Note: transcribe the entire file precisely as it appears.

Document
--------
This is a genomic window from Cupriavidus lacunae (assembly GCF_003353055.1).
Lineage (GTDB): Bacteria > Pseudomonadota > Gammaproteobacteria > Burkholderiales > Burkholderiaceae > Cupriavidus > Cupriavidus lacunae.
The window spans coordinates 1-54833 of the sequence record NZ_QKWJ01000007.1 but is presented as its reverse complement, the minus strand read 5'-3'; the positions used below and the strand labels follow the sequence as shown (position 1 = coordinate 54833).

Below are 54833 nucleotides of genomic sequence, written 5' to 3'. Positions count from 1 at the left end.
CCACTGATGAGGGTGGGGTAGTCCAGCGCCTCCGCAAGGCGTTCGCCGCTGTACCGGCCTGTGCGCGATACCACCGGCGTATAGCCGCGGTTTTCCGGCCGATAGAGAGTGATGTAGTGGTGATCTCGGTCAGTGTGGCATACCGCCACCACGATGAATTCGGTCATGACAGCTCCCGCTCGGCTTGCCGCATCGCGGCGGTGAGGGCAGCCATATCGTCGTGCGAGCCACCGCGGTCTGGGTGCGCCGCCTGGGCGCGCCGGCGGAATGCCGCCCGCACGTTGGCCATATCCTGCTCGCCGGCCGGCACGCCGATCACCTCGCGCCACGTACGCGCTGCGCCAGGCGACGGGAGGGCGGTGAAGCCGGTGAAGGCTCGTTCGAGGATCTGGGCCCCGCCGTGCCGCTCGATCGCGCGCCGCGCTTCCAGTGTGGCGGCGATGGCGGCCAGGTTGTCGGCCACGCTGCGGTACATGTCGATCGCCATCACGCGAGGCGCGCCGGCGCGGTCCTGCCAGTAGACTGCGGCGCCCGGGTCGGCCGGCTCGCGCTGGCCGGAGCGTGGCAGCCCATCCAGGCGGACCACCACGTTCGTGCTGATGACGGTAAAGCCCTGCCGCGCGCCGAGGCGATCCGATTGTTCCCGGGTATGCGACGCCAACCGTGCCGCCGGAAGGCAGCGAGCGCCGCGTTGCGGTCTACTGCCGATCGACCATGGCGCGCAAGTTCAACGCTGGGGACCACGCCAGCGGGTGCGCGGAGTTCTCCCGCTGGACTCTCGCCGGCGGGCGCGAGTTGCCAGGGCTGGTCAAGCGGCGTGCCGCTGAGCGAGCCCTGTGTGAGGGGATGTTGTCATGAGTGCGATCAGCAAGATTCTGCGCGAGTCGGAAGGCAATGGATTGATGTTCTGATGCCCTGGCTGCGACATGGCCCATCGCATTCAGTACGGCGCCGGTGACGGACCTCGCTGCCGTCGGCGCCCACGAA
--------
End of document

This is a genomic window from Cupriavidus lacunae (assembly GCF_003353055.1).
Lineage (GTDB): Bacteria > Pseudomonadota > Gammaproteobacteria > Burkholderiales > Burkholderiaceae > Cupriavidus > Cupriavidus lacunae.
The window spans coordinates 1-54833 of the sequence record NZ_QKWJ01000007.1 but is presented as its reverse complement, the minus strand read 5'-3'; the positions used below and the strand labels follow the sequence as shown (position 1 = coordinate 54833).

Below are 54833 nucleotides of genomic sequence, written 5' to 3'. Positions count from 1 at the left end.
CCACTGATGAGGGTGGGGTAGTCCAGCGCCTCCGCAAGGCGTTCGCCGCTGTACCGGCCTGTGCGCGATACCACCGGCGTATAGCCGCGGTTTTCCGGCCGATAGAGAGTGATGTAGTGGTGATCTCGGTCAGTGTGGCATACCGCCACCACGATGAATTCGGTCATGACAGCTCCCGCTCGGCTTGCCGCATCGCGGCGGTGAGGGCAGCCATATCGTCGTGCGAGCCACCGCGGTCTGGGTGCGCCGCCTGGGCGCGCCGGCGGAATGCCGCCCGCACGTTGGCCATATCCTGCTCGCCGGCCGGCACGCCGATCACCTCGCGCCACGTACGCGCTGCGCCAGGCGACGGGAGGGCGGTGAAGCCGGTGAAGGCTCGTTCGAGGATCTGGGCCCCGCCGTGCCGCTCGATCGCGCGCCGCGCTTCCAGTGTGGCGGCGATGGCGGCCAGGTTGTCGGCCACGCTGCGGTACATGTCGATCGCCATCACGCGAGGCGCGCCGGCGCGGTCCTGCCAGTAGACTGCGGCGCCCGGGTCGGCCGGCTCGCGCTGGCCGGAGCGTGGCAGCCCATCCAGGCGGACCACCACGTTCGTGCTGATGACGGTAAAGCCCTGCCGCGCGCCGAGGCGATCCGATTGTTCCCGGGTATGCGACGCCAACCGTGCCGCCGGAAGGCAGCGAGCGCCGCGTTGCGGTCTACTGCCGATCGACCATGGCGCGCAAGTTCAACGCTGGGGACCACGCCAGCGGGTGCGCGGAGTTCTCCCGCTGGACTCTCGCCGGCGGGCGCGAGTTGCCAGGGCTGGTCAAGCGGCGTGCCGCTGAGCGAGCCCTGTGTGAGGGGATGTTGTCATGAGTGCGATCAGCAAGATTCTGCGCGAGTCGGAAGGCAATGGATTGATGTTCTGATGCCCTGGCTGCGACATGGCCCATCGCATTCAGTACGGCGCCGGTGACGGACCTCGCTGCCGTCGGCGCCCACGAA